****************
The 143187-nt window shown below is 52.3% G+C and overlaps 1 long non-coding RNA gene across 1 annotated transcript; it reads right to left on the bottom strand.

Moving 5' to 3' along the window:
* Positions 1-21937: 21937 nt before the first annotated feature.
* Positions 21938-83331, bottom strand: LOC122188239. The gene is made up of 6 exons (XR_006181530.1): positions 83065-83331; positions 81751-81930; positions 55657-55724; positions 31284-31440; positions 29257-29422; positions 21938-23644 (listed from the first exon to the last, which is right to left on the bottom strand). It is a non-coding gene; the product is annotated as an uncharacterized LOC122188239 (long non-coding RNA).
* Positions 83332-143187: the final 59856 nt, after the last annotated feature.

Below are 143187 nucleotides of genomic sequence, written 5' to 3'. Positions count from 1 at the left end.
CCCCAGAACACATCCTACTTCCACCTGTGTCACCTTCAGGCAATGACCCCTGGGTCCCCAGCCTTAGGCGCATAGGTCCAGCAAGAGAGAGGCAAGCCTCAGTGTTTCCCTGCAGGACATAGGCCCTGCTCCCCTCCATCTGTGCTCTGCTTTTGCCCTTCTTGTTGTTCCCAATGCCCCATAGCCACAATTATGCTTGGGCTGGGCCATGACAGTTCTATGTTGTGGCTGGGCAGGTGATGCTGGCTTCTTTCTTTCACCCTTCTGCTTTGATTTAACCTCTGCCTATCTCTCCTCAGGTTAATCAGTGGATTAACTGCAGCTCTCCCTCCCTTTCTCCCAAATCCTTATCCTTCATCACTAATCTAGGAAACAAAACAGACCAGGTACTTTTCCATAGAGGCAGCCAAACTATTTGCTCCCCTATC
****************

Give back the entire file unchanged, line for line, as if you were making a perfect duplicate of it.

The 143187-nt window shown below is 52.3% G+C and overlaps 1 long non-coding RNA gene across 1 annotated transcript; it reads right to left on the bottom strand.

Moving 5' to 3' along the window:
* Positions 1-21937: 21937 nt before the first annotated feature.
* Positions 21938-83331, bottom strand: LOC122188239. The gene is made up of 6 exons (XR_006181530.1): positions 83065-83331; positions 81751-81930; positions 55657-55724; positions 31284-31440; positions 29257-29422; positions 21938-23644 (listed from the first exon to the last, which is right to left on the bottom strand). It is a non-coding gene; the product is annotated as an uncharacterized LOC122188239 (long non-coding RNA).
* Positions 83332-143187: the final 59856 nt, after the last annotated feature.

Below are 143187 nucleotides of genomic sequence, written 5' to 3'. Positions count from 1 at the left end.
CCCCAGAACACATCCTACTTCCACCTGTGTCACCTTCAGGCAATGACCCCTGGGTCCCCAGCCTTAGGCGCATAGGTCCAGCAAGAGAGAGGCAAGCCTCAGTGTTTCCCTGCAGGACATAGGCCCTGCTCCCCTCCATCTGTGCTCTGCTTTTGCCCTTCTTGTTGTTCCCAATGCCCCATAGCCACAATTATGCTTGGGCTGGGCCATGACAGTTCTATGTTGTGGCTGGGCAGGTGATGCTGGCTTCTTTCTTTCACCCTTCTGCTTTGATTTAACCTCTGCCTATCTCTCCTCAGGTTAATCAGTGGATTAACTGCAGCTCTCCCTCCCTTTCTCCCAAATCCTTATCCTTCATCACTAATCTAGGAAACAAAACAGACCAGGTACTTTTCCATAGAGGCAGCCAAACTATTTGCTCCCCTATC